EMPOWERED: “Use Your Potential To Address The Shrinking Civic Space”, Youth Urged


Youth attending the training organised by AYDL at Eureka Hotel in Kampala on August 26 2022 Inset Robert Mugisa presents during one of the sessions PHOTOS/PATRICK JARAMOGI


KAMPALA, Uganda [SHIFTMEDIA] The youth have been urged to use their potential to protect the shrinking civic space.

The call was made by Benson Ekwee Ocen the Executive Director Public Affairs Center Uganda (PAC) Chairperson Anti Corruption Coalition Soroti.

“We all have a role to play in protecting our civic space. We need to give critical thoughts to our words and actions,” he said.

Ekwee was speaking to youths drawn from across Uganda who were attending a one-day training organized by the African Youth Development Link in partnership with Covidwatch Africa (CWAI) and Forum for International Cooperation (FIC).

The training on strategic organizational leadership and project management held at Eureka Hotel in Kampala comes at the backdrop of the shrinking civic space witnessed in Uganda.

Ekwee who has been instrumental in addressing graft issues warned that continuous shrinking of the civic space always tends to make the population militant.

He advised the youth who constitute over 70% of the country’s population to put love for their country first in the struggle to achieve civic space.

“One of the standing points for our struggle is to love our country first. I don’t want to deceive you, but we are standing against very many powerful forces,” he said, adding: “Many people have died in the process of trying to fight against the shrinking civic space, but always put the love of your country at the heart of your struggle.”

He emphasized the need for being purpose and value driven as the struggle takes center stage.

Martin Wanzala, the Co-Founder and Executive Director African Youth Development Link said the training is a follow up to the earlier workshop held last month to steer the youth in the country towards addressing the shrinking civic space.


“We work to provide a link between youth and governance policy processes in Uganda through a human rights perspective,” said Wanzala.

He told the youth that AYDL strives to advocate for the implementation and reform of laws and policies for increased youth participation in leadership and democratic governance processes at local and national levels.

Ivan Otim the AYDL Advocacy Manager said the campaign is geared towards reviewing the emergency laws and expanding of freedom of expression in Uganda.

Otim said youth and various stakeholders from the districts of Arua, Gulu, Kasese, Soroti and Kampala will be engaged over the coming months to champion this agenda.

“The purpose of this initiative is to enhance freedom of expression and participation by people and CSOs in Uganda by campaigning for review of laws, policies and regulation which have ended up shrinking the civic space,” said Otim.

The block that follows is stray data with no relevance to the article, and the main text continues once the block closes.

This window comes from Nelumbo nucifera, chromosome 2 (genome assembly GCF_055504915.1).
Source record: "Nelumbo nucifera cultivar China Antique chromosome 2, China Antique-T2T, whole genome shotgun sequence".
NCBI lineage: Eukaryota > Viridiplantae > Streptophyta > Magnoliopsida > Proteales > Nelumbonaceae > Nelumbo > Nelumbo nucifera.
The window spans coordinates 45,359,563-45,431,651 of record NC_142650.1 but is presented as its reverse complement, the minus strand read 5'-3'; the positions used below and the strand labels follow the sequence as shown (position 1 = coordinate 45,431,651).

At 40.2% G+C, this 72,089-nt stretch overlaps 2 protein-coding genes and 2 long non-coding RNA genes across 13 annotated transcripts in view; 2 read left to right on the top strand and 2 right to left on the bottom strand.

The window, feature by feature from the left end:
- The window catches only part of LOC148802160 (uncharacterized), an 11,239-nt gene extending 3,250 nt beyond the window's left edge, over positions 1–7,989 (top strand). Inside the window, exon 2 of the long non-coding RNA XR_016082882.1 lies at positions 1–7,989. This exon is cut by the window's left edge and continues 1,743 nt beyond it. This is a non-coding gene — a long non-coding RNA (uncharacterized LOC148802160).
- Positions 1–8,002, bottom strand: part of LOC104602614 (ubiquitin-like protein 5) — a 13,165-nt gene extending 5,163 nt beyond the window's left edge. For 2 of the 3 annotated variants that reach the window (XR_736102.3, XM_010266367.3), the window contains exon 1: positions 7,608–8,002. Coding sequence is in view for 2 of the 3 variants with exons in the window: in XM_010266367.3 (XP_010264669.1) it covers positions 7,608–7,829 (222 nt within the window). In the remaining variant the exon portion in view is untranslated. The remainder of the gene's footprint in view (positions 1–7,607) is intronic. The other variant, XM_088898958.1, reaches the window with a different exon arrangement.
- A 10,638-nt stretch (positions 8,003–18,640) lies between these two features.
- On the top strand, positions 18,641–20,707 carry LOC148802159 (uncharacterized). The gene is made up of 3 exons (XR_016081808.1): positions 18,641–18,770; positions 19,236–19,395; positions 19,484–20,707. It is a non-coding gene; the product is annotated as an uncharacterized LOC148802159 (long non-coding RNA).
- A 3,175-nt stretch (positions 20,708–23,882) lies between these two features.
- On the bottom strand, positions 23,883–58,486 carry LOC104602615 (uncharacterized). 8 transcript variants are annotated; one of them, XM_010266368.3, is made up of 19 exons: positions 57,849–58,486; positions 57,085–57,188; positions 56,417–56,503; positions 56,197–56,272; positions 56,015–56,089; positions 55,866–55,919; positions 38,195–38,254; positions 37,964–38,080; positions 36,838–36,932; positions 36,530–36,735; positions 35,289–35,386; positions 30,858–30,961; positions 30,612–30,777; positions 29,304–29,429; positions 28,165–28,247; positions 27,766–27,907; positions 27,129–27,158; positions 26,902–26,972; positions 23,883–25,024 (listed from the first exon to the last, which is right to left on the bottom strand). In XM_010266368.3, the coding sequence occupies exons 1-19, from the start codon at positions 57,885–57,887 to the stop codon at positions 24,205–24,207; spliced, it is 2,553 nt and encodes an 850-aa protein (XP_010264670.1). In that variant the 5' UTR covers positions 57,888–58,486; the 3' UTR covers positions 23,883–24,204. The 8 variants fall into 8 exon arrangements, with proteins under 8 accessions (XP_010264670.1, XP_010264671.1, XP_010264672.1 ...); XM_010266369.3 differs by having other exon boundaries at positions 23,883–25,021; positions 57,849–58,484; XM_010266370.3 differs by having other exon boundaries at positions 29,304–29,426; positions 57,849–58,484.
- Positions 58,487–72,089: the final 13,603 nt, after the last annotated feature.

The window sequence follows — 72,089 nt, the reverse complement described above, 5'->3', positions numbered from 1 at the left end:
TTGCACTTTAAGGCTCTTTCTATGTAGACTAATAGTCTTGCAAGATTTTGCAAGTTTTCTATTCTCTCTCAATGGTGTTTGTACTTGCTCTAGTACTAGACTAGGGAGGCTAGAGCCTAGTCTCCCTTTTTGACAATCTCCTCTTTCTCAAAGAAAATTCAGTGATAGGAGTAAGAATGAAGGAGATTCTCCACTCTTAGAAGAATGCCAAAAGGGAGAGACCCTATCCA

Robert Mugisa Abwooli  a renowned lawyer and Human Rights lawyer from the Human Rights Center Uganda Uganda described the civic space in Uganda as ‘repressed’. “It is sad that active individuals and civil society members who criticize power holders risk surveillance, harassment, imprisonment, injury and at times death,” said Mugisa.

He identified issues such as the shutdown of social media, (Facebook), the introduction of the Over-the-Top- Tax, though it was dropped, and the imposition of the 12% internet data levy in July 2021 as some of the aspects of shrinking civic space.

“These measures have limited ordinary people access to information, while also greatly affecting the small and medium businesses that rely on social media platforms for marketing and distribution.

Mugisa also noted that the Non-Governmental Organizations Act 2016 has also used to limit the operations of CSOs viewed as critical to the government.

He said the government has also used the Press and Journalists Act, Cap 105 to limit independent media and journalism.

Activists threatened

Recent reports indicate a rise in cases of threats, intimidation, and arrest of activists. As of 2021, there were 177 cases of arrests and over 300 cases of threats reported.

These and other issues ae a threat to CSOs and the entire citizenry to freely express themselves or undertake civic actions that hold duty bearers accountable.

Additional reporting by Patrick Jaramogi 

Shift Media News

Read Previous

SKILLING: Journalists Trained To Defend The Informal Economy Worker’s Rights

Read Next

RIGHT TO FOOD: Re-awakening The Legal Obligation To Establish National Food Reserves: A sustainable Solution To Food Crisis In Uganda

Leave a Reply